After a few weeks you’ll be so used to it, that it’ll take 4 (or even 5) days of back-to-back training for your body to feel sore.

Finally, make sure you have a good warm up in place. Most of the time, soreness affects performance not because of soreness itself, but because of the pain associated with it. A good warm up that involves dynamic stretching, foam rolling and some minor explosive work such as jumps, sprints and leaps can get you back in the groove very quickly.

So just remember, being sore is not the end of the world. You can still perform if you do the things I’ve outlined above.

Don’t ever let what you can’t do, stop you from doing what you can do (tweet this).

2. “I don’t have time…”


Then you my friend, need to make the time.

Truth be told, the single greatest cause of “not having enough time” is bad time management skills.

Instead of putting in the time to do your school or work project daily, you left it to the last minute, and now it has to come out of your training time. This is unfair to your teammates.

Or maybe you underestimated how long it would take to learn a new tumbling skill, and now you actually don’t have enough time to train it to put inside of a routine.

But guess what? It’s still your fault, and it’s something great tumblers never leave to chance.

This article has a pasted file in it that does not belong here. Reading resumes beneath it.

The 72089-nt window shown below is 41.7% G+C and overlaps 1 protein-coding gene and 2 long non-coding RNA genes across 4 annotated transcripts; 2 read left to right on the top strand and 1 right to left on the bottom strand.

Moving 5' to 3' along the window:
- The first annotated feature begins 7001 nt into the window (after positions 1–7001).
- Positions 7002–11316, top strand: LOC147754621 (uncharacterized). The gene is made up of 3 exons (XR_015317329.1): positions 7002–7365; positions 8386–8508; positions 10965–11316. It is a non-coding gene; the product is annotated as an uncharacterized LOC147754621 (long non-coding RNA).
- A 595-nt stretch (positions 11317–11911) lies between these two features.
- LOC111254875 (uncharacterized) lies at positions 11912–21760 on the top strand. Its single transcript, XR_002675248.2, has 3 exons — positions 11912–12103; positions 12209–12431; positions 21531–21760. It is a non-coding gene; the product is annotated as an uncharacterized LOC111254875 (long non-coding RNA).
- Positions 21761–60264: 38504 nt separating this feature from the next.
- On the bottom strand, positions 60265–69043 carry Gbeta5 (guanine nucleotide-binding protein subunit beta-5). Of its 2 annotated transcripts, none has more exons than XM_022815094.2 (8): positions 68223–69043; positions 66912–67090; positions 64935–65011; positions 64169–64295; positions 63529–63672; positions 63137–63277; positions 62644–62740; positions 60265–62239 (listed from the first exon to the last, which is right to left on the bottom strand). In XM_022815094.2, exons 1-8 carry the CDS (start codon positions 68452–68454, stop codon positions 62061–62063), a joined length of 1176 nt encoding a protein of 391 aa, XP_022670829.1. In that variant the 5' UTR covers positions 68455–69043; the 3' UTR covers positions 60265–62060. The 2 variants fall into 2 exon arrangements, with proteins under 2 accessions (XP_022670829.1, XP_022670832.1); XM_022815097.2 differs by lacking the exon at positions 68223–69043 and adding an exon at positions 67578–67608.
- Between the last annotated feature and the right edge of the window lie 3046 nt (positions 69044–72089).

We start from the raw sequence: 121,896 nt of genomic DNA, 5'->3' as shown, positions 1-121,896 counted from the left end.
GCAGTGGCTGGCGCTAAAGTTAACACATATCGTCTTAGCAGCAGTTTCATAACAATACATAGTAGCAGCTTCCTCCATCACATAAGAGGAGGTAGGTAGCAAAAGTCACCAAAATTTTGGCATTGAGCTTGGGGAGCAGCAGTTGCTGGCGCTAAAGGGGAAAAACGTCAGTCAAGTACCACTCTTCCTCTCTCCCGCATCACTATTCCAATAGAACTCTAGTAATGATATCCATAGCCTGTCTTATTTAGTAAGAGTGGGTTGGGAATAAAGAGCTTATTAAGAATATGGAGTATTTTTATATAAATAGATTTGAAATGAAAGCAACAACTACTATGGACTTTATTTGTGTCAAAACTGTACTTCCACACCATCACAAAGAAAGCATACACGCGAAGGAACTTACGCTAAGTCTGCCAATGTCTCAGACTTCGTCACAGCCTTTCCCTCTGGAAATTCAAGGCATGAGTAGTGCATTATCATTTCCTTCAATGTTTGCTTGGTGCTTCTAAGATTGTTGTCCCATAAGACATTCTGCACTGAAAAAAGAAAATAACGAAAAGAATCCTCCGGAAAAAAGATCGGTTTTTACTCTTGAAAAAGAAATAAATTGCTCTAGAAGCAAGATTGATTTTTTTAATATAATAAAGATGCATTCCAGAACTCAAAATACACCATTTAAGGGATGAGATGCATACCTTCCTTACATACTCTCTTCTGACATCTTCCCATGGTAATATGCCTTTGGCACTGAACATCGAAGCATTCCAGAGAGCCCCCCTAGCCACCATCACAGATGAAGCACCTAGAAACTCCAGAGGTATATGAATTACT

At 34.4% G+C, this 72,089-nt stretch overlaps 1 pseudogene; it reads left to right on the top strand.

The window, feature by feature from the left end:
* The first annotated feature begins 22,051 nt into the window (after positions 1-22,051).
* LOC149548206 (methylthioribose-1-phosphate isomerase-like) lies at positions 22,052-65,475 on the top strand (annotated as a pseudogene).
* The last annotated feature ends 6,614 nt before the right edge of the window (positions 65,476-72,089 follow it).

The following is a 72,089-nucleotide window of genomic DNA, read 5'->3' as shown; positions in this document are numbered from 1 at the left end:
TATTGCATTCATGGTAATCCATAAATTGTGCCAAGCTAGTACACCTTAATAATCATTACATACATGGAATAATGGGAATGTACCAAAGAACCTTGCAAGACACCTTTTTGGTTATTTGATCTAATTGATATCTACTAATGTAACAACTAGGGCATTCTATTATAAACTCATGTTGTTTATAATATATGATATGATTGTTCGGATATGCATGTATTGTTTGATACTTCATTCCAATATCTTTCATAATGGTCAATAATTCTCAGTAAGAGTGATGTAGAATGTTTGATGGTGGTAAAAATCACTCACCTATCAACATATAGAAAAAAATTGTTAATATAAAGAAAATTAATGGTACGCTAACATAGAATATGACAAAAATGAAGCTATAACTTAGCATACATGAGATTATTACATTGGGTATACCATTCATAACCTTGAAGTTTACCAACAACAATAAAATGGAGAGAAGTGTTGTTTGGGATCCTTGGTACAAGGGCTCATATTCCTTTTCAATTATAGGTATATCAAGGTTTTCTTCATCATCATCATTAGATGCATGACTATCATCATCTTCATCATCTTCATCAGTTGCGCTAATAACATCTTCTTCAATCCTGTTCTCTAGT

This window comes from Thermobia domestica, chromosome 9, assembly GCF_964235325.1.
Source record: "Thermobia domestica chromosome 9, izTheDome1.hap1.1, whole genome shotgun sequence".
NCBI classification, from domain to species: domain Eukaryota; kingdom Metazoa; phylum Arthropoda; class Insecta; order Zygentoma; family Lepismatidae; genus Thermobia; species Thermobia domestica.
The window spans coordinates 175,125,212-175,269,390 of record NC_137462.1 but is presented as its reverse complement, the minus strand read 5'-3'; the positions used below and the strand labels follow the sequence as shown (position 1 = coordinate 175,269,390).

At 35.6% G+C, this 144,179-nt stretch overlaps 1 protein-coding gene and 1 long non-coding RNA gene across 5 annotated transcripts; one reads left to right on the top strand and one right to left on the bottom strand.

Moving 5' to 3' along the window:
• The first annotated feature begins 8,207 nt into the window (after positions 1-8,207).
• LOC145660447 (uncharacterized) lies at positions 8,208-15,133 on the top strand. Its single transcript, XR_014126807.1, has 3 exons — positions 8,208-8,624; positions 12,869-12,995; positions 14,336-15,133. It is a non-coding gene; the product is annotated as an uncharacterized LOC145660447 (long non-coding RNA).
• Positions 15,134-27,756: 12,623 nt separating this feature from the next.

You won’t believe how many emails I get saying, “Coach Sahil I need your help! My tryouts are a week away and I need a round off tuck… what should I do?”

Well, you could have started working towards it 3 months ago instead of leaving it for the final week.

Let me put this another way, if I told you that I have a million dollars buried 3 feet underground at a park 20 miles from your location, and all you had to do was get over there, dig it up, and it’s yours.

Would you still say “I don’t have the time”?

Yeah right.

You’d find the closest shovel you can, and scoot your way over to that park. Your school project, your boyfriend, your girlfriend, your TV show, and even your cellphone wouldn’t get in the way. You’d make the time.

So why not make the time for the skills you want? Makes sense to me.

3. “I can’t tumble in shoes”


If this is going to be your excuse, then why are you in cheerleading? Either you quit cheer and join power tumbling (nothing wrong with that, as I was a competitive power tumbler as well) …or, you suck it up and learn how to tumble with shoes on.

If you’ve been bare-foot tumbling all your life, then I understand the transition can be hard, but it all basically comes down to two things: